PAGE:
The Endangered Species Capital Of The World
Hawaii, the 50th state of the United States, is an archipelago in the middle of the Pacific Ocean. It is approximately 2,550 miles southwest of Los Angeles and about 3,900 miles southeast of Tokyo. This string of islands is one of the most remote and is the world’s longest island chain. It is comprised of 8 major islands: Oahu, Hawaii (also called Big Island), Maui, Kauai, Molokai, Lanai, Kahoolawe (uninhabited), and Niihau (privately owned), and a series of smaller ones. All Hawaiian islands formed by volcanoes arising from the sea floor.
More than 90% of the plants and animals inhabiting Hawaii are endemic to the state, and a greater variety of fish exist in Hawaiian waters than anywhere else. Hawaii, known as the endangered species capital of the world, is home to at least 1/3 of all the endangered species of the United States. Hawaii is also a great place to encounter wild dolphins.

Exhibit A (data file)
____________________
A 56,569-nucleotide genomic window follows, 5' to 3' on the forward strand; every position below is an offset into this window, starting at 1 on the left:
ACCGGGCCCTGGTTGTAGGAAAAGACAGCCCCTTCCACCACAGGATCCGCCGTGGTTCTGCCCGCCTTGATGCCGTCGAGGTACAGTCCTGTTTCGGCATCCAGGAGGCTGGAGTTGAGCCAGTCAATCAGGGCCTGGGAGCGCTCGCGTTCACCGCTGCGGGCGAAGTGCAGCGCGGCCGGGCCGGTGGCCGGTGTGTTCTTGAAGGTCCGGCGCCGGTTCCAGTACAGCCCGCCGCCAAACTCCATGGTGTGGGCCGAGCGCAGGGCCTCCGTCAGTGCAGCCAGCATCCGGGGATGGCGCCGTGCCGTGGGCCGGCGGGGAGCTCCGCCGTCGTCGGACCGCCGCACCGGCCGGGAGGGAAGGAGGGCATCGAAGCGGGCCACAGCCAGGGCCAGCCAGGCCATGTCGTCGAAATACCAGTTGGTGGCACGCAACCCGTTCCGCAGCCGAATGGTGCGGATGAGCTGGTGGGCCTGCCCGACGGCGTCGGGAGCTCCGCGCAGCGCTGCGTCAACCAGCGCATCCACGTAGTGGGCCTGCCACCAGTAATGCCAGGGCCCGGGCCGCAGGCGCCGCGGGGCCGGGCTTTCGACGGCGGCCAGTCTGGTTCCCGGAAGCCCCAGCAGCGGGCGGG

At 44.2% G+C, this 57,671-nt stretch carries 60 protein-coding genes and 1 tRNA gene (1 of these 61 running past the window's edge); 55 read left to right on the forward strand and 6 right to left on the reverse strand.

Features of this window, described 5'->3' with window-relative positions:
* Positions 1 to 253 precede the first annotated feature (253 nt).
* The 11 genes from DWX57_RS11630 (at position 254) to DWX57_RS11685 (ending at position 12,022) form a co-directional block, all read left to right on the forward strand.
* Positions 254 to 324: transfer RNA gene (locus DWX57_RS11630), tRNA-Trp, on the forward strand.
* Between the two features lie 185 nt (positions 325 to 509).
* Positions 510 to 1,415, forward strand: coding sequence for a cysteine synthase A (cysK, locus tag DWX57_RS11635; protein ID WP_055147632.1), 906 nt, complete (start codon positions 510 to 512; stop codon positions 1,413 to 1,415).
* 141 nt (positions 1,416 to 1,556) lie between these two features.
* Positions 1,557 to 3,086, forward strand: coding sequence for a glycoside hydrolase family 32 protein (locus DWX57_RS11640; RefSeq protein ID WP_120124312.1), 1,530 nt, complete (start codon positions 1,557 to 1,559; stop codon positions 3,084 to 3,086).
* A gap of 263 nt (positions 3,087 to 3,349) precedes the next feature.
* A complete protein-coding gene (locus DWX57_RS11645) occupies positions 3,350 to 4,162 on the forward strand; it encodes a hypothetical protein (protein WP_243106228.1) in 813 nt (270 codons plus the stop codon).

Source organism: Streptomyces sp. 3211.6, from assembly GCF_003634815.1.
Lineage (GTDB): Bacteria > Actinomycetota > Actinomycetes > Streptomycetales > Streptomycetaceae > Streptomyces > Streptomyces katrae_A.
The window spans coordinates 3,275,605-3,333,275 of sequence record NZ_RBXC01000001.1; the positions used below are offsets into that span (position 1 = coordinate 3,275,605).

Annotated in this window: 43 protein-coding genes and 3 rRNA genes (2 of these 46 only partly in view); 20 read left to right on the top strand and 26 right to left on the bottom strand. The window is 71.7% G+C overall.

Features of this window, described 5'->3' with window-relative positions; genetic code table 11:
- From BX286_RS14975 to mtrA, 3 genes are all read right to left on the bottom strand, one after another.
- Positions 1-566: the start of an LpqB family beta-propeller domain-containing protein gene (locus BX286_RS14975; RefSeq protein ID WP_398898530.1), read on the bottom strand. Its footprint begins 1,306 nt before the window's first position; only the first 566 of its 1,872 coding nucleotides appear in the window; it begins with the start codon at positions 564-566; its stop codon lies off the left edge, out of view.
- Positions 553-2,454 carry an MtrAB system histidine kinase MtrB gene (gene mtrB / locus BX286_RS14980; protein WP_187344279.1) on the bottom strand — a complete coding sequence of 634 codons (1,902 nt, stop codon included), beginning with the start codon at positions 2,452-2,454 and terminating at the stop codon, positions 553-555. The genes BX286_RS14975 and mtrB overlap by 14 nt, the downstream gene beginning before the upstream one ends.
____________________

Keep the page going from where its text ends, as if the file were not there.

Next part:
The youngest volcano of the chain, Kilauea, in Volcanoes National Park on the Big Island, still erupts occasionally, spewing lava and creating new land. Volcanoes National Park was inscribed in UNESCO’s World Heritage List in 1987 for its surprising geological formations and endemic species of plant and animal life. The newest island of the chain, Loihi, is forming about 30 miles southwest of Kilauea.
Diamond Head, one of the most famous volcano craters in the world is located in southwest Oahu. It is 3,520 ft in diameter with a 760 ft summit. It got its name from the calcite crystals which glimmered in the sunlight and were mistaken for diamonds by sailors.